Observatory residents are vowing to fight a soccer club’s R250 million development bid to turn the old Hartleyvale football grounds into a 10 000-seater stadium.
If the feelings of the 50-odd people at a public meeting held by Observatory Civic Association this week reflect broader community sentiment, then Cape Town City Football Club could face a tough battle getting its proposal into the net.
The Premier Soccer League (PSL) side’s proposal was the only issue on the evening’s agenda.
The civic association’s leaders told Tuesday night’s meeting at the Observatory Town Hall that Cape Town City’s proposal covers an area of 37 000m2and would see the rundown Hartleyvale Stadium, on the corner of Liesbeek Parkway and Station Road, revamped to hold 10 000 spectators and a possible retail component.
The plan would also include training facilities and synthetic turfs at Malta Park, opposite the stadium.
The meeting heard Cape Town City wanted to start construction by the end of the year so the project could be ready for the 2019 football season.
The City of Cape Town entered into a lease agreement with the club for Hartleyvale Stadium and Malta Park B earlier this year. It is valid for two years and 11 months. The club is paying
R8 500 a month plus VAT, escalating at 8% a year.
Observatory Civic Association chairman, Tauriq Jenkins, said the City council had not consulted residents over the plan. Noise, traffic, lighting, community safety and other issues all needed to be explored.
“To my understanding, the City has not received or endorsed any plans for this stadium. Cape Town City has not played open cards with the Observatory community and we must try and put a halt on this development,” Mr Jenkins said.
There was a barrage of questions from the floor.
Observatory’s Simone Adams said: “This proposal sounds insane and simply ridiculous. It’s not beneficial for our community, and I can only hear ‘ching ching’ for the owners of this club or the applicants. How will they get away with adding a 10 000-seater stadium in this area, surely there will be an impact on traffic and it would make life so miserable for the locals.”
Ms Adams was also saddened to hear of the possibility of the Malta Park space being occupied by the club as well.
“The City is considering giving a business 37 000m2 of land, kicking the residents off and allowing a business to make money off something that benefited our well-being. How much more ridiculous can this possibly get?”
Another resident jumped up in the meeting and yelled: “We must not allow this to happen in our community. Even if it means we must chain ourselves to the fencing, but this simply cannot be passed.”
George Schlupp is another resident who felt like the City was trying to gain some ground by allowing a private company to develop the space on such a short-lease.
“The City will receive a brand-new stadium on their grounds, not a cent will come from their pockets. All they need to do is allow the club access and keep them happy. This whole matter sounds a bit off, because if a whole community is against this, why is it being allowed to go ahead or even considered.”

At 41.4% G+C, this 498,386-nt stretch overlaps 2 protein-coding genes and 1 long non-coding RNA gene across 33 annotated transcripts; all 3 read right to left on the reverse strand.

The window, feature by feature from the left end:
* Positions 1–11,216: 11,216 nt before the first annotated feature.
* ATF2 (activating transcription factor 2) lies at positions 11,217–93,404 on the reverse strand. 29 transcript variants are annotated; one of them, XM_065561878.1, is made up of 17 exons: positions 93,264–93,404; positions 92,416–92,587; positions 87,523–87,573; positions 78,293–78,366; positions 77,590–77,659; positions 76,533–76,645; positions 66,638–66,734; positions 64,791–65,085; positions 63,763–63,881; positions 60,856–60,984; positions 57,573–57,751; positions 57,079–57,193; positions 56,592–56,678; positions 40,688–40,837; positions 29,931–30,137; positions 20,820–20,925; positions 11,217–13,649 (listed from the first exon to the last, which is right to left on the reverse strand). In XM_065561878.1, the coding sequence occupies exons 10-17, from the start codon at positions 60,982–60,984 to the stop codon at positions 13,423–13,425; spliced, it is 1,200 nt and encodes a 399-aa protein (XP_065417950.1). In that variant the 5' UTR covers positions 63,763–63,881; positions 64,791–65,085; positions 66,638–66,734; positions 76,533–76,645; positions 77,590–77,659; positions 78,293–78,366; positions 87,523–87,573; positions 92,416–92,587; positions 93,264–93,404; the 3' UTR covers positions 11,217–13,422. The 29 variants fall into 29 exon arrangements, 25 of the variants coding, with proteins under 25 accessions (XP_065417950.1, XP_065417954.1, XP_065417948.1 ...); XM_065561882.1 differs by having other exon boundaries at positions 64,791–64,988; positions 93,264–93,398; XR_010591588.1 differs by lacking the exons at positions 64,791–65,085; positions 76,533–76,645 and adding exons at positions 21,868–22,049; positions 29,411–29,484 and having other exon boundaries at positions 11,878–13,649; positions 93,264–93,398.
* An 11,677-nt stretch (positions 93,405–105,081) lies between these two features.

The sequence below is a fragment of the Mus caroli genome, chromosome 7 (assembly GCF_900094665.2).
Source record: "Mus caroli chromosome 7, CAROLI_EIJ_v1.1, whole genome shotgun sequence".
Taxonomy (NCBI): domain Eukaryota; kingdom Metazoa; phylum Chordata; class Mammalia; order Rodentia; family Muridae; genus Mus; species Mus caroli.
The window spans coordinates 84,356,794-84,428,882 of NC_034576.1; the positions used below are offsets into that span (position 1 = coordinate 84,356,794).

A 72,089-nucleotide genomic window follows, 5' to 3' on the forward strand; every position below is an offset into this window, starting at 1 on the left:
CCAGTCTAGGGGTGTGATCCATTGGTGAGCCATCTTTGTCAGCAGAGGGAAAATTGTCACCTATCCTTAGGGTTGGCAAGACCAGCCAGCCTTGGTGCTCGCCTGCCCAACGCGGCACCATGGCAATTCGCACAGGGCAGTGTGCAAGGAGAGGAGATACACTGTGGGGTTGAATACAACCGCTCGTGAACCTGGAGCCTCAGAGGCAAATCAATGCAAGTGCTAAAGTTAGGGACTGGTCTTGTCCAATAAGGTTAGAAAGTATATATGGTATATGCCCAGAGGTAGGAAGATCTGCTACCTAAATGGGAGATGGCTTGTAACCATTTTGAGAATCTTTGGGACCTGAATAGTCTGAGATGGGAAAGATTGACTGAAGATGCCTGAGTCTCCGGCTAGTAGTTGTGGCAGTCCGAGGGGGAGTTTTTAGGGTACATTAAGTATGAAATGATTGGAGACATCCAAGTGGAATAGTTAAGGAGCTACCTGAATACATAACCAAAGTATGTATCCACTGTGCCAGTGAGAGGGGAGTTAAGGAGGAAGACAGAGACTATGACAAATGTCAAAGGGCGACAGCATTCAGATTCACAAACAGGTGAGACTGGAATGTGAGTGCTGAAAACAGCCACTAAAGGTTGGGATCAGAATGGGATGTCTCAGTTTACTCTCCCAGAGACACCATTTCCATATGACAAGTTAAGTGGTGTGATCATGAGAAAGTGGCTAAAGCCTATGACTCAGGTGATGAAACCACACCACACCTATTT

He said Observatory needed some upliftment, but the City was “privatising” public space.
“Taking away from the public, giving it to a private entity and not considering the very people who use that space daily, basically says a lot,” he said.
Residents were also upset with the R8 500 a month Cape Town City is paying.
One resident stood up and said: “The civic association is charged more by the City to rent a little parking space behind the Spar. Here they intend on basically giving away 37 000m2 for R8 500? This is pure madness!”
Mr Jenkins liked a suggestion from the floor calling on the public to see the proposal as a positive for Observatory, as many of the facilities and fields were in a rundown state.
“We could possibly end up thinking of a way to bring residents or locals into the planning. Obs is not against development, but we are against a certain type of development,” he said.
FC Kapstadt chairman and founding member, Zaid Omar, has been fighting the proposal, which he believes threatens his club, sandwiched between the circus and Hartleyvale Hockey Stadium.
The club had applied to the City to hold a demonstration in the streets during peak-hour traffic, using the players, staff and supporters from the club. “They are looking to make the stadium financially viable at the expense of people who use the facility nearly every day,” Mr Omar said, adding that they might approach the courts to stop the plan.
“We all must stand together to fight this thing. We are the only club that has stood up against Cape Town City thus far.”
Ward councillor Paddy Chapple said there was no application before council to develop the stadium as there was a court case currently challenging the lease, from FC Kapstadt and the results would determine the future.
“As there is no application to develop the stadium, and until there is one, I have no comment,” he said.
Cape Town City FC said its chairman, John Commitis, was out of the country at the moment and was unavailable to comment.